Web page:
Literacy remained the province of the upper classes. Originally, only Chữ Hán was used to write, but by the 11th century, a set of derivative characters known as Chữ Nôm emerged that allowed native Vietnamese words to be written. However, it remained limited to poetry, literature, and practical texts like medicine while all state and official documents were written in Classical Chinese. Aside from some mining and fishing, agriculture was the primary activity of most Vietnamese, and economic development and trade were not promoted or encouraged by the state.
Further information: Anarchy of the 12 Warlords
Ngô Quyền in 939 declared himself king, but died after only 5 years. His untimely death after a short reign resulted in a power struggle for the throne, resulting in the country's first major civil war, the upheaval of the Twelve Warlords (Loạn Thập Nhị Sứ Quân). The war lasted from 944 to 968, until the clan led by Đinh Bộ Lĩnh defeated the other warlords, unifying the country. Đinh Bộ Lĩnh founded the Đinh dynasty and proclaimed himself Đinh Tiên Hoàng (Đinh the Majestic Emperor) and renamed the country from Tĩnh Hải quân to Đại Cồ Việt (literally "Great Viet"), with its capital in the city of Hoa Lư (modern-day Ninh Bình Province). The new emperor introduced strict penal codes to prevent chaos from happening again. He then tried to form alliances by granting the title of Queen to five women from the five most influential families. Đại La became the capital.
In 979, Emperor Đinh Tiên Hoàng and his crown prince Đinh Liễn were assassinated by Đỗ Thích, a government official, leaving his lone surviving son, the 6-year-old Đinh Toàn, to assume the throne. Taking advantage of the situation, the Song dynasty invaded Đại Cồ Việt. Facing such a grave threat to national independence, the commander of the armed forces, (Thập Đạo Tướng Quân) Lê Hoàn took the throne, replaced the house of Đinh and established the Early Lê dynasty. A capable military tactician, Lê Hoan realized the risks of engaging the mighty Song troops head on; thus, he tricked the invading army into Chi Lăng Pass, then ambushed and killed their commander, quickly ending the threat to his young nation in 981. The Song dynasty withdrew their troops and Lê Hoàn was referred to in his realm as Emperor Đại Hành (Đại Hành Hoàng Đế). Emperor Lê Đại Hành was also the first Vietnamese monarch who began the southward expansion process against the kingdom of Champa.
Emperor Lê Đại Hành's death in 1005 resulted in infighting for the throne amongst his sons. The eventual winner, Lê Long Đĩnh, became the most notorious tyrant in Vietnamese history. He devised sadistic punishments of prisoners for his own entertainment and indulged in deviant sexual activities. Toward the end of his short life – he died at the age of 24 - Lê Long Đĩnh had become so ill, that he had to lie down when meeting with his officials in court.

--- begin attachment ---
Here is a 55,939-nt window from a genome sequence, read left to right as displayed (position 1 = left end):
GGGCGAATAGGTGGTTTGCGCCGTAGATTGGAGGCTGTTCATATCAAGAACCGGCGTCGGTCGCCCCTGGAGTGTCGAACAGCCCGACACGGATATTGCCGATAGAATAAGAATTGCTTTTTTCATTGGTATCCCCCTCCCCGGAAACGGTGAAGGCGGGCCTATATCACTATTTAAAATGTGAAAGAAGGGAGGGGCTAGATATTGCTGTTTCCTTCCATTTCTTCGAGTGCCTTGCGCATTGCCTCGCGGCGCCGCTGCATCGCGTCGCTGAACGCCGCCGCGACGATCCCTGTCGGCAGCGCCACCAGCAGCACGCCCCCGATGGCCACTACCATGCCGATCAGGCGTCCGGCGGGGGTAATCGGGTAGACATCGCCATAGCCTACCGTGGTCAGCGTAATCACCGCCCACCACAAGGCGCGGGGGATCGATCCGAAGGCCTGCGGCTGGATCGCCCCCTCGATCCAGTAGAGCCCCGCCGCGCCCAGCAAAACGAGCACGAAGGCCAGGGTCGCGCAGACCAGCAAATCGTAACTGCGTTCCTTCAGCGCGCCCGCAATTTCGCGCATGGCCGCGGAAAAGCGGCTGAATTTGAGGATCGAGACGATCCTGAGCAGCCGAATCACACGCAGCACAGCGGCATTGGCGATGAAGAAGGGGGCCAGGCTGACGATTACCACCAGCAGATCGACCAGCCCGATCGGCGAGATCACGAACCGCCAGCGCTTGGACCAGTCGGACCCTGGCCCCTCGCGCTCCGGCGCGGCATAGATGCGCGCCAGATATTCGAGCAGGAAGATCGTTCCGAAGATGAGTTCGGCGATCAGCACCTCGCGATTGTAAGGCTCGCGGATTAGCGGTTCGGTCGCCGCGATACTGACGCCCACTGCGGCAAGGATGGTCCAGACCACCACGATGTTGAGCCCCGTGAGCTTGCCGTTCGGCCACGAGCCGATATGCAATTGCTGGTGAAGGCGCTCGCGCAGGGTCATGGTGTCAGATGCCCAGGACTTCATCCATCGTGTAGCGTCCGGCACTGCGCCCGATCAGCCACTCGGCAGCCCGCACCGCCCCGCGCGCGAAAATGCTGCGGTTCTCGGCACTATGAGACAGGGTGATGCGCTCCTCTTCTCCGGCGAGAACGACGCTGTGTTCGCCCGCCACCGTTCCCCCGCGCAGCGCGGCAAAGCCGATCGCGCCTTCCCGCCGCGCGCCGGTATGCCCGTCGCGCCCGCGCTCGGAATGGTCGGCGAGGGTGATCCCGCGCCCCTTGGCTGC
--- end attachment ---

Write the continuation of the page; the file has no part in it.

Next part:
See also: Timeline of the Lý dynasty
When the king Lê Long Đĩnh died in 1009, a palace guard commander named Lý Công Uẩn was nominated by the court to take over the throne, and founded the Lý dynasty. This event is regarded as the beginning of another golden era in Vietnamese history, with the following dynasties inheriting the Lý dynasty's prosperity and doing much to maintain and expand it. The way Lý Công Uẩn ascended to the throne was rather uncommon in Vietnamese history. As a high-ranking military commander residing in the capital, he had all opportunities to seize power during the tumultuous years after Emperor Lê Hoàn's death, yet preferring not to do so out of his sense of duty. He was in a way being "elected" by the court after some debate before a consensus was reached.
The Lý monarchs are credited for laying down a concrete foundation for the nation of Vietnam. In 1010, Lý Công Uẩn issued the Edict on the Transfer of the Capital, moving the capital Đại Cồ Việt from Hoa Lư, a natural fortification surrounded by mountains and rivers, to the new capital in present-day Hanoi, Đại La, which was later renamed Thăng Long (Ascending Dragon) by Lý Công Uẩn, after allegedly seeing a dragon flying upwards when he arrived at the capital. Moving the capital, Lý Công Uẩn thus departed from the militarily defensive mentality of his predecessors and envisioned a strong economy as the key to national survival. The third emperor of the dynasty, Lý Thánh Tông renamed the country "Đại Việt" (大越, Great Viet). Successive Lý emperors continued to accomplish far-reaching feats: building a dike system to protect rice farms; founding the Quốc Tử Giám the first noble university; and establishing court examination system to select capable commoners for government positions once every three years; organizing a new system of taxation; establishing humane treatment of prisoners. Women were holding important roles in Lý society as the court ladies were in charge of tax collection. Neighboring Dali kingdom's Vajrayana Buddhism traditions also had influences on Vietnamese beliefs at the time. Lý kings adopted both Buddhism and Taoism as state religions.
The Vietnamese during Lý dynasty had one major war with Song China, and a few invasive campaigns against neighboring Champa in the south. The most notable conflict took place on Chinese territory Guangxi in Late 1075. Upon learning that a Song invasion was imminent, the Vietnamese army under the command of Lý Thường Kiệt, and Tông Đản used amphibious operations to preemptively destroy three Song military installations at Yongzhou, Qinzhou, and Lianzhou in present-day Guangdong and Guangxi, and killed 100,000 Chinese. The Song dynasty took revenge and invaded Đại Việt in 1076, but the Song troops were held back at the Battle of Như Nguyệt River commonly known as the Cầu river, now in Bắc Ninh province about 40 km from the current capital, Hanoi. Neither side was able to force a victory, so the Vietnamese court proposed a truce, which the Song emperor accepted. Champa and the powerful Khmer Empire took advantage of Đại Việt's distraction with the Song to pillage Đại Việt's southern provinces. Together they invaded Đại Việt in 1128 and 1132. Further invasions followed in the subsequent decades.